Young Guv


BY Adam FeibelPublished Jul 31, 2019

How do you make a record that could camouflage with the music of the '60s, yet still sounds perfectly refreshing and contemporary in 2019? You can ask Ben Cook, but the most likely answer is also the most obvious — write good songs, and it'll work.
GUV I is the third album by Young Guv, the solo project of this Toronto artist, best known as a member of revered Canadian punk bands Fucked Up and No Warning. After the moody, '80s soul-pop sound of last year's 2 Sad 2 Funk, this effort returns to the fizzy power-pop for which he was initially praised after his 2015 debut Ripe 4 Luv.
It's a tight, economical album (most songs are less than three minutes), the result of not only a punk ethos, but the efficiency of a practised songwriter. It's hard to find explicit mention of Cook's co-writing credits — his label says only that "some of the names would surprise you" — but some press has mentioned Kelly Clarkson, Maroon 5 and even Taylor Swift. If that checks out, it's some pretty heavy-duty ghostwriting. Young Guv, though, offers plenty of its own evidence of his skill at the craft.
Written in his new home of Brooklyn, GUV I finds Cook feeling alone in a world full of lonely people. He's surrounded by millions of strangers, all feeling lonely together. With songs like "Every Flower I See" and "Luv Always," he looks at this through the lens of love — feeling so close, yet so far from it, and maybe even unworthy of it. But while that may seem bleak, the sunny disposition of these songs makes it all feel so full of hope.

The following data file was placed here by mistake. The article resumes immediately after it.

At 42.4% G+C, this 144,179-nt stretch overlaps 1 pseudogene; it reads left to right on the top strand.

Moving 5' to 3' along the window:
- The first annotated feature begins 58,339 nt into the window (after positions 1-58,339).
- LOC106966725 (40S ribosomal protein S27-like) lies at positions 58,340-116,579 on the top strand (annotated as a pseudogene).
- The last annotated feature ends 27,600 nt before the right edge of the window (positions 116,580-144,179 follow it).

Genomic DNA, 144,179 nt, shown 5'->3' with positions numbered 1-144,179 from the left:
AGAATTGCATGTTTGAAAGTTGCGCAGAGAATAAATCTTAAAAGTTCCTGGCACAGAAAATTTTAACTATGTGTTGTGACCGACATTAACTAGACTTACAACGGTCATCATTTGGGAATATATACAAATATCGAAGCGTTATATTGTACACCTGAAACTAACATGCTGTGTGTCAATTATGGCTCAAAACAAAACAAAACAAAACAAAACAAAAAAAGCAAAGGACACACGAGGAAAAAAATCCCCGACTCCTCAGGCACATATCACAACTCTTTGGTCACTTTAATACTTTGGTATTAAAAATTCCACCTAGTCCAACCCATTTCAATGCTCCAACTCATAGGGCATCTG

From the peppy "Patterns Prevail" to the fast-paced, subaquatic "Roll With Me" to the whimsical "High on My Mind" to the breezy, quasi-melancholy "Didn't Even Cry," there's a quality to the record that's from an earlier time, but not dated — the word "vintage" isn't right, but it's closer. Basically, GUV I sounds quite a bit like if Simon & Garfunkel or the Mamas and the Papas were born 25 years later, and broke onto the scene in the early '90s alongside bands like Teenage Fanclub and the Posies.
Yet despite the A-plus songwriting, the album's listenability is a little obscured by its fuzzy, watery production style — as if there's a foggy glass divide between the artist and the listener. Cook would really pull himself and the Young Guv project farther out of the realm of punk orthodoxy if he ditched the jangly, lo-fi aesthetic and pursued a more organic sound — one that would likely end up sounding something like Big Star, Fleetwood Mac or Oasis — but it would be better for it. Regardless, these songs are infectious enough that they ought to catch just about anyone's ear.
(Run For Cover)

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